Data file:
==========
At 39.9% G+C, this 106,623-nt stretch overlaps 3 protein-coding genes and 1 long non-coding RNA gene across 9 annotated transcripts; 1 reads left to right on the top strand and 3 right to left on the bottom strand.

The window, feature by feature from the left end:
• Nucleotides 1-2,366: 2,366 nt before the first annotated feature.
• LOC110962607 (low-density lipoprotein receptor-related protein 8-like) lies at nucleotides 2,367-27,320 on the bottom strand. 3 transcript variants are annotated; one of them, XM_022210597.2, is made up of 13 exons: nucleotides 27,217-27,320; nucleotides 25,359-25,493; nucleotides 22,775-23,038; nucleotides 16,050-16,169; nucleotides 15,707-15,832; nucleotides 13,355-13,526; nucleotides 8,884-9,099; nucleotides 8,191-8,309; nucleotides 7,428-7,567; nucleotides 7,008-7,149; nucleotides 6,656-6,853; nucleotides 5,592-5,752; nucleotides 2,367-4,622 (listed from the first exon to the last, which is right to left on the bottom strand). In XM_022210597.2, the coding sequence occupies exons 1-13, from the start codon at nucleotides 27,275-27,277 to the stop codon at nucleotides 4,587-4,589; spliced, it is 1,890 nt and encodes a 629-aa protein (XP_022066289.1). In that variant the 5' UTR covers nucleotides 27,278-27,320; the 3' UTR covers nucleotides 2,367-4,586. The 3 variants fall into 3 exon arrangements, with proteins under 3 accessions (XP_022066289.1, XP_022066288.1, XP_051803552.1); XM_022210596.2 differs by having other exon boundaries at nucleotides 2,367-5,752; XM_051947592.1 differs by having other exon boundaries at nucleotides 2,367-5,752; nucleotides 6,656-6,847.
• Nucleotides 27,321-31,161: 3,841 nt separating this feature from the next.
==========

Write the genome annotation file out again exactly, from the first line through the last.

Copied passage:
At 39.9% G+C, this 106,623-nt stretch overlaps 3 protein-coding genes and 1 long non-coding RNA gene across 9 annotated transcripts; 1 reads left to right on the top strand and 3 right to left on the bottom strand.

The window, feature by feature from the left end:
• Nucleotides 1-2,366: 2,366 nt before the first annotated feature.
• LOC110962607 (low-density lipoprotein receptor-related protein 8-like) lies at nucleotides 2,367-27,320 on the bottom strand. 3 transcript variants are annotated; one of them, XM_022210597.2, is made up of 13 exons: nucleotides 27,217-27,320; nucleotides 25,359-25,493; nucleotides 22,775-23,038; nucleotides 16,050-16,169; nucleotides 15,707-15,832; nucleotides 13,355-13,526; nucleotides 8,884-9,099; nucleotides 8,191-8,309; nucleotides 7,428-7,567; nucleotides 7,008-7,149; nucleotides 6,656-6,853; nucleotides 5,592-5,752; nucleotides 2,367-4,622 (listed from the first exon to the last, which is right to left on the bottom strand). In XM_022210597.2, the coding sequence occupies exons 1-13, from the start codon at nucleotides 27,275-27,277 to the stop codon at nucleotides 4,587-4,589; spliced, it is 1,890 nt and encodes a 629-aa protein (XP_022066289.1). In that variant the 5' UTR covers nucleotides 27,278-27,320; the 3' UTR covers nucleotides 2,367-4,586. The 3 variants fall into 3 exon arrangements, with proteins under 3 accessions (XP_022066289.1, XP_022066288.1, XP_051803552.1); XM_022210596.2 differs by having other exon boundaries at nucleotides 2,367-5,752; XM_051947592.1 differs by having other exon boundaries at nucleotides 2,367-5,752; nucleotides 6,656-6,847.
• Nucleotides 27,321-31,161: 3,841 nt separating this feature from the next.